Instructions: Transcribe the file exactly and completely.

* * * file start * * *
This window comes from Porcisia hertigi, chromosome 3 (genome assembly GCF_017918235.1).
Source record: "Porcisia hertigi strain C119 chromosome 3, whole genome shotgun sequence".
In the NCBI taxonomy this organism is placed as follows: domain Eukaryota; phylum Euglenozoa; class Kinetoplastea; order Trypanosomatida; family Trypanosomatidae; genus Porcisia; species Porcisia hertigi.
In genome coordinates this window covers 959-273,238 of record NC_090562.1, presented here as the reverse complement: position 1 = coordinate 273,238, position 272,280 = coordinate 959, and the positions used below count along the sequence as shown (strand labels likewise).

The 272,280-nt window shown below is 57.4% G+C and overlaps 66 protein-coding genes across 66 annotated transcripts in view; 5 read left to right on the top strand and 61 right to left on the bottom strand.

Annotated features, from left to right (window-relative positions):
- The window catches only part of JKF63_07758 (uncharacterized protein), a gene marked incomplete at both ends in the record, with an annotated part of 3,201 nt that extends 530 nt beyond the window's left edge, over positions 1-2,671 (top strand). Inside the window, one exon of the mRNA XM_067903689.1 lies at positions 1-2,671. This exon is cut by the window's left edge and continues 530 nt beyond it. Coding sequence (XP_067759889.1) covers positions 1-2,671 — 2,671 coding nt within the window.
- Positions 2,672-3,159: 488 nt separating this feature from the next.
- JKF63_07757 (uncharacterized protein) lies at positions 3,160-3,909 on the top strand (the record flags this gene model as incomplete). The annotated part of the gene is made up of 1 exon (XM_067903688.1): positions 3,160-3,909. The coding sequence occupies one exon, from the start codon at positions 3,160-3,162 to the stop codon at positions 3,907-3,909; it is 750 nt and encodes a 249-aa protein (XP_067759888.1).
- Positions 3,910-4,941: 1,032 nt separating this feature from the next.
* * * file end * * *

This window comes from Porcisia hertigi, chromosome 3 (genome assembly GCF_017918235.1).
Source record: "Porcisia hertigi strain C119 chromosome 3, whole genome shotgun sequence".
In the NCBI taxonomy this organism is placed as follows: domain Eukaryota; phylum Euglenozoa; class Kinetoplastea; order Trypanosomatida; family Trypanosomatidae; genus Porcisia; species Porcisia hertigi.
In genome coordinates this window covers 959-273,238 of record NC_090562.1, presented here as the reverse complement: position 1 = coordinate 273,238, position 272,280 = coordinate 959, and the positions used below count along the sequence as shown (strand labels likewise).

The 272,280-nt window shown below is 57.4% G+C and overlaps 66 protein-coding genes across 66 annotated transcripts in view; 5 read left to right on the top strand and 61 right to left on the bottom strand.

Annotated features, from left to right (window-relative positions):
- The window catches only part of JKF63_07758 (uncharacterized protein), a gene marked incomplete at both ends in the record, with an annotated part of 3,201 nt that extends 530 nt beyond the window's left edge, over positions 1-2,671 (top strand). Inside the window, one exon of the mRNA XM_067903689.1 lies at positions 1-2,671. This exon is cut by the window's left edge and continues 530 nt beyond it. Coding sequence (XP_067759889.1) covers positions 1-2,671 — 2,671 coding nt within the window.
- Positions 2,672-3,159: 488 nt separating this feature from the next.
- JKF63_07757 (uncharacterized protein) lies at positions 3,160-3,909 on the top strand (the record flags this gene model as incomplete). The annotated part of the gene is made up of 1 exon (XM_067903688.1): positions 3,160-3,909. The coding sequence occupies one exon, from the start codon at positions 3,160-3,162 to the stop codon at positions 3,907-3,909; it is 750 nt and encodes a 249-aa protein (XP_067759888.1).
- Positions 3,910-4,941: 1,032 nt separating this feature from the next.